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Equality Springfield Releases Its Report on Discrimination in Springfield

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As the effort to include "sexual orientation" among the protected categories progresses, Equality Springfield has issued its own report on the presence of discrimination in Springfield. The report comes on the heals of the recommendation of the Human Relations Board, a Springfield city committee charged with investigating the need for these protections.

"We knew there was a problem when the Board gave the City Commissioners a split decision," reports Vice President Bob Carr. On December 20th, four members of the Board concluded that there was "no compelling evidence of discrimination" in Springfield, and three dissenting members determined that there was evidence of a problem.

"One part of the process that concerned us was that the Board didn't seem to have a standard of what constituted 'compelling,'" continued Carr. "Without that standard, it's difficult to know how to weigh the Board's conclusion." Equality Springfield's report attempts to address the problem by making the evidence compiled by the Board more widely available.

"The report represents more than 300 pages of evidence condensed, organized, and prioritized in an effort to help more people come at this information for themselves," said Equality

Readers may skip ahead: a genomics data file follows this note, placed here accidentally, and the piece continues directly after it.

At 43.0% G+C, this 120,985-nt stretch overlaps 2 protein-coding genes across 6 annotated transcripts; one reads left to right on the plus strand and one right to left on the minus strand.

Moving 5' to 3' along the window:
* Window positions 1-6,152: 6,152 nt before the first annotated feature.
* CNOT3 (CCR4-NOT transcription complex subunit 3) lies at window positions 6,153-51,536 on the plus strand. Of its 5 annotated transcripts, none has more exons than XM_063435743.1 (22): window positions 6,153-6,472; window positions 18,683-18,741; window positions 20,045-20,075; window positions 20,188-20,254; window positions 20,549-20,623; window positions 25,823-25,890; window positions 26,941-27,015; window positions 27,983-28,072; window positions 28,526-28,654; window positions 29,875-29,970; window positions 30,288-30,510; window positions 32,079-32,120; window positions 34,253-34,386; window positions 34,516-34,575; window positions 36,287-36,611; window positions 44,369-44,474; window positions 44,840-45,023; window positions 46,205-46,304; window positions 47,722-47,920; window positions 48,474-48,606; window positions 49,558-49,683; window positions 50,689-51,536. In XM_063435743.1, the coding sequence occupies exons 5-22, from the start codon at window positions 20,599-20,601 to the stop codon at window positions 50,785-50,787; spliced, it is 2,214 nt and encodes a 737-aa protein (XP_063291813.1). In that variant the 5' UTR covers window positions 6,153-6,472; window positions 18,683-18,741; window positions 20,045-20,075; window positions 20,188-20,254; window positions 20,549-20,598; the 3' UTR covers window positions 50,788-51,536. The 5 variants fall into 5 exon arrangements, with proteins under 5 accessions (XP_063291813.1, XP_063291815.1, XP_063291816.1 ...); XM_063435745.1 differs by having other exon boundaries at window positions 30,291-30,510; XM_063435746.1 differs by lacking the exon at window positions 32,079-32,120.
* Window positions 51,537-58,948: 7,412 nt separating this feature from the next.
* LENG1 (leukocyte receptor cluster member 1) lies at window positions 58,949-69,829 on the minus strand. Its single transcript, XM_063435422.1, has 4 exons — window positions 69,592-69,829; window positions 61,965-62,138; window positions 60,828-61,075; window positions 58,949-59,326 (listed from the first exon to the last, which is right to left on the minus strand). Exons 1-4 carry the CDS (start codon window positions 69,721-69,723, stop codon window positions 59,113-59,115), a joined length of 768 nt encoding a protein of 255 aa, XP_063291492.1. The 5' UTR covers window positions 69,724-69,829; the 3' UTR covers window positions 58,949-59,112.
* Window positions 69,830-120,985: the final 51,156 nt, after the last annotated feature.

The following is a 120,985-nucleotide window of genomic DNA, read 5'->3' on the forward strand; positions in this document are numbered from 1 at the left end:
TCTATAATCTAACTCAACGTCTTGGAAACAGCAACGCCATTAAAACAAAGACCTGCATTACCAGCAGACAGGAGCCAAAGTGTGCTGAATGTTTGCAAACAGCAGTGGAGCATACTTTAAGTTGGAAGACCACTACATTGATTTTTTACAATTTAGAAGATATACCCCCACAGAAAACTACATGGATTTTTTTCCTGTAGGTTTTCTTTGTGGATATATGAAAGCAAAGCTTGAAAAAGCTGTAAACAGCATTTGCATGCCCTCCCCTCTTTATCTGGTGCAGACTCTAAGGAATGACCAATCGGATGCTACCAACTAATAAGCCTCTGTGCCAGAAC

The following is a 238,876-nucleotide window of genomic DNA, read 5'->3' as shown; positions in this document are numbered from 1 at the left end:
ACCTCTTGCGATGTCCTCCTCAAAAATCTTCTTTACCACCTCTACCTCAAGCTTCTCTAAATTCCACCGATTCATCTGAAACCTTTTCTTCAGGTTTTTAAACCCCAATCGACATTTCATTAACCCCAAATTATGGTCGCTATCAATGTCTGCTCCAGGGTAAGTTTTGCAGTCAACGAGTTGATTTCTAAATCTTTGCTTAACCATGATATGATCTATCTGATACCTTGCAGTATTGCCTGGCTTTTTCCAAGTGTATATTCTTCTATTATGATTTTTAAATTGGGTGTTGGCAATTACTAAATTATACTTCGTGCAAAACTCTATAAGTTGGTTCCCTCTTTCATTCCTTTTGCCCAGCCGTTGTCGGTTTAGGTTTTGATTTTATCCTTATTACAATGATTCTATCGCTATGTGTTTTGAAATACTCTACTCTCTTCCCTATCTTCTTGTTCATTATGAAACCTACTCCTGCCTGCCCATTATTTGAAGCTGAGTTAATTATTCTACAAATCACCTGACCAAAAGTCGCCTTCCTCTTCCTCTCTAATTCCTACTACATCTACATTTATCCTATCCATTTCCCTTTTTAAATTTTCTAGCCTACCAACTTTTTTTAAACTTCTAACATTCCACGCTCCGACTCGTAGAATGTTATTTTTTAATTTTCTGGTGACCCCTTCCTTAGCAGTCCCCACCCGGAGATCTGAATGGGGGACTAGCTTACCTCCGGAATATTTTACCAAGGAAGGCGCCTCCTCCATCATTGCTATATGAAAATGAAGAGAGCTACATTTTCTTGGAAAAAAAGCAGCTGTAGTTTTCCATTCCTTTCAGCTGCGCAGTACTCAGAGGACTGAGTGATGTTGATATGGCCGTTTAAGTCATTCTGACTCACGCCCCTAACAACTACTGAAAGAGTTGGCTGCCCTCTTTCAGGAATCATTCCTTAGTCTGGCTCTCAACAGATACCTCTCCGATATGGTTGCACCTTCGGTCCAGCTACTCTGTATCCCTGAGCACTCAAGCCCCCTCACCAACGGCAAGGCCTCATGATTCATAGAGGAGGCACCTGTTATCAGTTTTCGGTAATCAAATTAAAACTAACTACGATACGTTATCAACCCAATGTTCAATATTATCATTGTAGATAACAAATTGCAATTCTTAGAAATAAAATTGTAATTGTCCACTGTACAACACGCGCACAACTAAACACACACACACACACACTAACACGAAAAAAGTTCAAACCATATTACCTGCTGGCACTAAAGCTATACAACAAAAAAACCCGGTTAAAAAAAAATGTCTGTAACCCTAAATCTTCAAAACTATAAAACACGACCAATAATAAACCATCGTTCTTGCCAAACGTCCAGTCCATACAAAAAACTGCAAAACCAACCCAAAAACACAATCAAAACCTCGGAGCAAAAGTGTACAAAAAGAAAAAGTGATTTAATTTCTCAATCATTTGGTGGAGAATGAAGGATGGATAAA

Springfield Treasurer Lisa Beekman. "We should all be cautious about allowing others to decide what is and is not compelling without seeing the information for ourselves." The documents were provided by City Hall upon request from Equality Springfield.

The report has been shared with the Springfield City Commissioners as well as with the media. "Part of the aim is to share knowledge with as many people as possible in the hopes that all parties involved in this important conversation can be well informed," said Carr. For that reason, the group has decided to share the report widely through its website as well. The report is attached below.

"The more people who don't rest easy with someone else's assessment of the evidence and looks into the evidence for themselves, the more likely we'll have a good legislative process," argued Beekman.

The Commission has yet to determine a timeline for a vote on the proposed ordinance, but that vote can come as early as February. Details will be available on this site as soon as they become available.